Okay, finally posting a little update on my finished books;
#18 Belong to Me by Maris de los Santos
Picked it up b/c I liked the cover. Thought at first I wouldn't like it, being a story about suburban mean mommies at first. But it ended up being a really fascinating story with good character analysis. I liked it.
#19 Life of Pi by Yann Martel
I started this one a few years back when everyone was reading it, and for some reason, couldn't get into it. Reading it now for one of my book clubs, and I'm glad I picked it back up. It's a good one. A very unexpected plot.
#20 Fifty Shades of Grey by E.L. James
Enh. Read it for my other book club. Disney-fied, idealized story porn for adult women. It was hot. But, overly cliche and "perfect" and read a little like an extended Penthouse letter. It would have helped if they had hired a decent editor to suggest to the author to use other words besides murmur, mutter, and gasp. But, suspend your critical thinking, and it's a decent candy book.
#21 The Wilder Life by Wendy McClure
A memoir from a woman who decides to revisit her childhood enthusiasm for the Laura Ingalls Wilder books. She re-reads them all and also decides to visit most of the historical sites in the US for the family and read the non-fiction about the family as well. Pretty interesting stuff if you like the Little House books, and she's a fun writer, so it was a good time.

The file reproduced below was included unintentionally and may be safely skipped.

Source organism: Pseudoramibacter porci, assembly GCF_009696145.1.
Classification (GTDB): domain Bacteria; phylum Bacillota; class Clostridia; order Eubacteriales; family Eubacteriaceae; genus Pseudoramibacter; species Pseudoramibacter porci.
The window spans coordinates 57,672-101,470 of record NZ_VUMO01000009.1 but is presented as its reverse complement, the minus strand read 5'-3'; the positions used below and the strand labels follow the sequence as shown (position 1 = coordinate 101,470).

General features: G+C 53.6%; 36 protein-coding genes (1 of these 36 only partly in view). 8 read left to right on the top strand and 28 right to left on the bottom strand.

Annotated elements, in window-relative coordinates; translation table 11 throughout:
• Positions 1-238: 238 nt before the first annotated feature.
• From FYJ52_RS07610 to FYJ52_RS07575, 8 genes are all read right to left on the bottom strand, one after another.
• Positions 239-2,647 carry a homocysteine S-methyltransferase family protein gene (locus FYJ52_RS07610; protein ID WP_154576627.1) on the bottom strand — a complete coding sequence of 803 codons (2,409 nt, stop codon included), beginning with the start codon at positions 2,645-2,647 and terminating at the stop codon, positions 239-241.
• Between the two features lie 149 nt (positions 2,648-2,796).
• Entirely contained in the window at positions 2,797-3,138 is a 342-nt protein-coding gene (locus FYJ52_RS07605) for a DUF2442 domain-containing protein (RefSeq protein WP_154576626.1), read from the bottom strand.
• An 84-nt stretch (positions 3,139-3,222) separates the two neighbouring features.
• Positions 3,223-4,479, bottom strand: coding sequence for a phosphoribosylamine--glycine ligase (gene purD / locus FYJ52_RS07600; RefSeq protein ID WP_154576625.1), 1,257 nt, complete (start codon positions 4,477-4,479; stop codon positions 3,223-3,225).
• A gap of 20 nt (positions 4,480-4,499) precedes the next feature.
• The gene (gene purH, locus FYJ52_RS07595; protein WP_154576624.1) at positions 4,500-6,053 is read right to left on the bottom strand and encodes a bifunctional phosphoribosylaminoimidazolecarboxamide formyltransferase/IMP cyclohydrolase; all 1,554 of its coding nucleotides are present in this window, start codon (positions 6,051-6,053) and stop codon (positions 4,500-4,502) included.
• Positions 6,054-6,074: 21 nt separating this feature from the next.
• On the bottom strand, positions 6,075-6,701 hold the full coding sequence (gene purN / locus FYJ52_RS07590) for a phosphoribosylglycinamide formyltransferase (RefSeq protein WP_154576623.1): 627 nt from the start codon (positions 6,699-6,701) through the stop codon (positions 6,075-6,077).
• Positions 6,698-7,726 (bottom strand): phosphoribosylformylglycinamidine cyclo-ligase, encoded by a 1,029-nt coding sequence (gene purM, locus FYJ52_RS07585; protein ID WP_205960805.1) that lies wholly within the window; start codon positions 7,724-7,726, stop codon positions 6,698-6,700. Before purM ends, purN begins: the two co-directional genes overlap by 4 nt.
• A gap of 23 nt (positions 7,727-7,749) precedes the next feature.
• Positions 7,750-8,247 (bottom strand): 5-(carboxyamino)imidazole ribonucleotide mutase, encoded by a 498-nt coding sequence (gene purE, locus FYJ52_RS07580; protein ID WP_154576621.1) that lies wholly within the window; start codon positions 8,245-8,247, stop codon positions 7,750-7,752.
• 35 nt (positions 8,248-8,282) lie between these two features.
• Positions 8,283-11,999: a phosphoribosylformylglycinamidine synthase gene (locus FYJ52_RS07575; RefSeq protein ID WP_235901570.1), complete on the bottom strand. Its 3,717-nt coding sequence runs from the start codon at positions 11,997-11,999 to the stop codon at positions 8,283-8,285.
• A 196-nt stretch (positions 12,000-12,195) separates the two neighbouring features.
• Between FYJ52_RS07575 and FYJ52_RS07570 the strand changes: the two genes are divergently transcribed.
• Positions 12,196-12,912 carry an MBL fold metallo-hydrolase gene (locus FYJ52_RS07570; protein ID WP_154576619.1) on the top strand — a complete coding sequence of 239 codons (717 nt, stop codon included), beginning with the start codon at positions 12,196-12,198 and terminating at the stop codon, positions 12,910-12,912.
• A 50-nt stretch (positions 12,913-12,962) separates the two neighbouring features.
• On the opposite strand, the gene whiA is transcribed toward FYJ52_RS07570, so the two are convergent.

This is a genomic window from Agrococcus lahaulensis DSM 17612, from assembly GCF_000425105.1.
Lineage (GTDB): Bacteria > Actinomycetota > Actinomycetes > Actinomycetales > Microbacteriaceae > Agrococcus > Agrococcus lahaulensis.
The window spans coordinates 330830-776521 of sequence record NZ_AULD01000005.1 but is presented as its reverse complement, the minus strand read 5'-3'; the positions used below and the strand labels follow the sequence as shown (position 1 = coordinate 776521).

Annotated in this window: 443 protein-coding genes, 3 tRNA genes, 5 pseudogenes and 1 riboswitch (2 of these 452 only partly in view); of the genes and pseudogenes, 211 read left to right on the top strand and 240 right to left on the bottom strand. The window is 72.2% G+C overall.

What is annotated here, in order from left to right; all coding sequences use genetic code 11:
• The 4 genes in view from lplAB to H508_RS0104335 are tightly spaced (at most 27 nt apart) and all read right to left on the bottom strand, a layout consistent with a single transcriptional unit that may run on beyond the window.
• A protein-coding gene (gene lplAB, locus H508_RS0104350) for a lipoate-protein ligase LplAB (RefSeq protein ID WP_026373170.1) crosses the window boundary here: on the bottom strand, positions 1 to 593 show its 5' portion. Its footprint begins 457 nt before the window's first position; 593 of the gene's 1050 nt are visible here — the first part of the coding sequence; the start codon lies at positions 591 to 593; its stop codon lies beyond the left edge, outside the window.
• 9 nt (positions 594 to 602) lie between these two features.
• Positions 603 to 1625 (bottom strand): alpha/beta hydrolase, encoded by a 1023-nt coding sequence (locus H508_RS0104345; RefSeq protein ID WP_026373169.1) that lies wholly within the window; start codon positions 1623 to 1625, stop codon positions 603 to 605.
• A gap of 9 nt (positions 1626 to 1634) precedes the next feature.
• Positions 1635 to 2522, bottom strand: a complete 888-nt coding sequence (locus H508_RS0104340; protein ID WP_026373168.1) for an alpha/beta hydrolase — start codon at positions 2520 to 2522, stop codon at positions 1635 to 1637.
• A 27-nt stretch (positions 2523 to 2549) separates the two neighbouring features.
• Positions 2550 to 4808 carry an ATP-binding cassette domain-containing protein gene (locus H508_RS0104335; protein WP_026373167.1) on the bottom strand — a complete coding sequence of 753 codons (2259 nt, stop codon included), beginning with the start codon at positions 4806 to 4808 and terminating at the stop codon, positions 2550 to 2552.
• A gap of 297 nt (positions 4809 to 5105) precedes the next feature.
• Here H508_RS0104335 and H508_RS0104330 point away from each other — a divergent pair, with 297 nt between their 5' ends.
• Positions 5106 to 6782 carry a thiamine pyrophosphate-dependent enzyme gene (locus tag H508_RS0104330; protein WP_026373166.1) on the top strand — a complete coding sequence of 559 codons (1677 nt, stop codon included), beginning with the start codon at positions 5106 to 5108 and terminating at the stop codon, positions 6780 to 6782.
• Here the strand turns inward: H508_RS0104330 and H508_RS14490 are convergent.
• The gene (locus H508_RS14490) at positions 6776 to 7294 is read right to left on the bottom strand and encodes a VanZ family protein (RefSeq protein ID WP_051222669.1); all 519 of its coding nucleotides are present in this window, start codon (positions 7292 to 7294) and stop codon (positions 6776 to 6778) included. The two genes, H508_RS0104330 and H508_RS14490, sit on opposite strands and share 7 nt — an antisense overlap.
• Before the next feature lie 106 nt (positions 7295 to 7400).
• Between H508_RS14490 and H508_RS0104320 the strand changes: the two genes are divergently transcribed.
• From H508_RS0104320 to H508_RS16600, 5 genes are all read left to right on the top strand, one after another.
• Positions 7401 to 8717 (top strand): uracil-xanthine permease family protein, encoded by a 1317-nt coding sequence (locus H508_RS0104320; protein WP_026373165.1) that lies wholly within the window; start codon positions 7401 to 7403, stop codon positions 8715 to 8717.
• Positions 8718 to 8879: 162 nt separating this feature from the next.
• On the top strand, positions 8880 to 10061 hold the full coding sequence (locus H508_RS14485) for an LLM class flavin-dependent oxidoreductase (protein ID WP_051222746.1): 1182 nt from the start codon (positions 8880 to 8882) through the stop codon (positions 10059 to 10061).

#22 Half Broke Horses by Jeannette Walls
The author The Glass Castle tells the story of her gramma, an incredibly strong and gritty young woman coming of age in the southwest in the early 1900s. Fascinating to read about her never-ending pluck in the face of adversity. I haven't read The Glass Castle yet, looking forward to it.
#23 Rose: Love in Violent Times by Inga Muscio
Inga Muscio always writes a good book. I wish she had more books. She writes non-fiction social commentary. This one was hard to read in some parts, but I like that she ended with suggestions on how we could make the world a better place.
#24 Peony in Love by Lisa See
Story about a Chinese opera in the 1600's (maybe it was 1700's--it's about 6 books back, I'm foggy on the details already) that was about a young woman who loved a young man so much, but they weren't getting married, so she wasted away. (I think, now I think I might be getting the plot mixed up) The opera/poetry is performed/read all over the country and inspires other young woman to do the same thing, become so lovesick they die. A young woman experiences this after watching the opera at her home and the book follows her throughout her afterlife as she navigates her new world as a ghost. Pretty fascinating actually and somewhat based in truth apparently.